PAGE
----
Owner of Ferrari fan page on Facebook sued Ferrari SpA after they lost control of the page.

Sammy Wasem was only 15 when he thought it would be a good idea to start a Facebook fan page for Ferrari, with no clued that it would become the most popular car pages on the social network. Six years have passed since then and now Wasem and his father are in a legal battle with their favorite Italian sports car maker. This case might help define what it is the freedom of expression rights in social media.

Sammy and Olivier Wasem, his father, have sued Ferrari SpA, claiming copyright infringement after they lost control of their page. Ferrari has sued the family, saying that they used the automaker’s trademark to advertise other merchandise than the company’s and also for personal purposes such as inviting people to Warren’s 18th birthday.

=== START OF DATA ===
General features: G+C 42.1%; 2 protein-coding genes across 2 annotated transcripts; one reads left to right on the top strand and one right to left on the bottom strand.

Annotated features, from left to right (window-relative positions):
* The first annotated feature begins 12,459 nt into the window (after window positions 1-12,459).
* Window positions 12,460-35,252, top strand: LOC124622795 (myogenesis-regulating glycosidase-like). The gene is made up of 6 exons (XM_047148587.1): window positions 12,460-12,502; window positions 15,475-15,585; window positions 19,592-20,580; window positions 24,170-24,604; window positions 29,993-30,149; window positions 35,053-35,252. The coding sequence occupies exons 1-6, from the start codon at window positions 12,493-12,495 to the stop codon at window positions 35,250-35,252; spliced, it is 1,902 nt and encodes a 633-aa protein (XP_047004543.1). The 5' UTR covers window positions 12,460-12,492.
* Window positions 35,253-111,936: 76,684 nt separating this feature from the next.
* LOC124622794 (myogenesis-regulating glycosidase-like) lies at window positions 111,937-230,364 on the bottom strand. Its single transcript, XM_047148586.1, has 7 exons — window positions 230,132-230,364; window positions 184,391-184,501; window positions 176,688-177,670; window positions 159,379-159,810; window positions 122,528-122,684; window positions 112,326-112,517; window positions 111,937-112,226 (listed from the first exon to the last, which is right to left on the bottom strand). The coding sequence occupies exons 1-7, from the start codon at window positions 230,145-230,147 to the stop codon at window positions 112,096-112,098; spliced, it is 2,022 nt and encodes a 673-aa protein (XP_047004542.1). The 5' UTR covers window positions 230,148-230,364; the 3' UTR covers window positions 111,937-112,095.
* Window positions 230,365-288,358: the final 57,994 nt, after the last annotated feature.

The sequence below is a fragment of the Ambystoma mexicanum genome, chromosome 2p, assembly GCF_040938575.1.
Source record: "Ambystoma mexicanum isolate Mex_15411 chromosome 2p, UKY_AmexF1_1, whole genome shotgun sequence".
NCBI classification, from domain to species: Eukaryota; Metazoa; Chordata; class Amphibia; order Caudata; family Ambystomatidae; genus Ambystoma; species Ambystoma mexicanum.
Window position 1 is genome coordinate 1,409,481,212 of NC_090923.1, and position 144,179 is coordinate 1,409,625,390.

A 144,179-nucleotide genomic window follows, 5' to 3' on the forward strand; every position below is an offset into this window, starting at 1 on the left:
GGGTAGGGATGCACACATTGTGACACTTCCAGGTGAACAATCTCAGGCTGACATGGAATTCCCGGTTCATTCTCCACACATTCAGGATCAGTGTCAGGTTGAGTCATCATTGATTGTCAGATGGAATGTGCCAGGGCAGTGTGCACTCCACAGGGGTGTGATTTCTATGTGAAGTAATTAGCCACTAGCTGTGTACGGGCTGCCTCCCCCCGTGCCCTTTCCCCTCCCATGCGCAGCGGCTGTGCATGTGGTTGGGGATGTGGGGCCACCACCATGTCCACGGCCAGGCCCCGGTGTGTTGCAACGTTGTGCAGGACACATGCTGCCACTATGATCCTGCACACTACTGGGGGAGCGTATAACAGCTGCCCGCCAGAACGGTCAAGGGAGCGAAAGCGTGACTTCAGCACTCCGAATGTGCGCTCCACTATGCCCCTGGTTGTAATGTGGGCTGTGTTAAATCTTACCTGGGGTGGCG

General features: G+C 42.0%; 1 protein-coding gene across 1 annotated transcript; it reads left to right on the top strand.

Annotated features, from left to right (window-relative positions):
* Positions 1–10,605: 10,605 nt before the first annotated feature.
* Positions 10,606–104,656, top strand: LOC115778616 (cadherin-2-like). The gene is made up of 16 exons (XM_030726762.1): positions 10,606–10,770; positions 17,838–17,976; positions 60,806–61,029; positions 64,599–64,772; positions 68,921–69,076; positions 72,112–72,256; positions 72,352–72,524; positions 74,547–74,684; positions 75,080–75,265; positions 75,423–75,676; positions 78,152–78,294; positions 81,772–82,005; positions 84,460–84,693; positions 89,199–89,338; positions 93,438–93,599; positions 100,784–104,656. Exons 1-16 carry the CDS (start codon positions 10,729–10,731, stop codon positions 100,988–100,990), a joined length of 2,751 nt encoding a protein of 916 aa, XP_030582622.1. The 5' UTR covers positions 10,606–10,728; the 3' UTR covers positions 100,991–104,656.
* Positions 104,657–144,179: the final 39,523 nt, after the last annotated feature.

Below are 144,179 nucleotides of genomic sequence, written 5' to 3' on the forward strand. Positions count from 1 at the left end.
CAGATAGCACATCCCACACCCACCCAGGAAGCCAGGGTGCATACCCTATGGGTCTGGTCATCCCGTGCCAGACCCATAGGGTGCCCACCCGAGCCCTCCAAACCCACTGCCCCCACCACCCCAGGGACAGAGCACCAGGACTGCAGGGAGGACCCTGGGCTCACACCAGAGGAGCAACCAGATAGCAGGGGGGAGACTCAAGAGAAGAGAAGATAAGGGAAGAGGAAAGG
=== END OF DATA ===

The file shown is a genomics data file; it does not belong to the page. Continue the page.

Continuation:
“They dared to take away a kid’s dream,” Sammy Wasem said in an interview. “They have no scruples.”

This is not the first time when a company deals with such a situation. Unfortunately, there is a high risk of entering lengthy legal battles which might lead to a backlash from fans. Such was the case with Nestle SA in 2010 with a Greenpeace video posted on YouTube which said that the company’s palm oil sourcing was killing rain forests.

Back in 2009 Ferrari sent an e-mail to the Wasems congratulating them for reaching 500,000 fans in less than a year, but then saying that “unfortunately legal issues force us in taking over the formal administration of the fan page.” According to Joris van Manen, a lawyer in Amsterdam, those who create fan pages have the right to claim copyright on their work and contributions.

“Now each time it’s a balancing act: will we go after that or just leave it like that because the risk for negative publicity is too big,” said Stijn Debaene, a lawyer specialized in intellectual property law at theBrusselsoffice of Field Fisher Waterhouse LLP.


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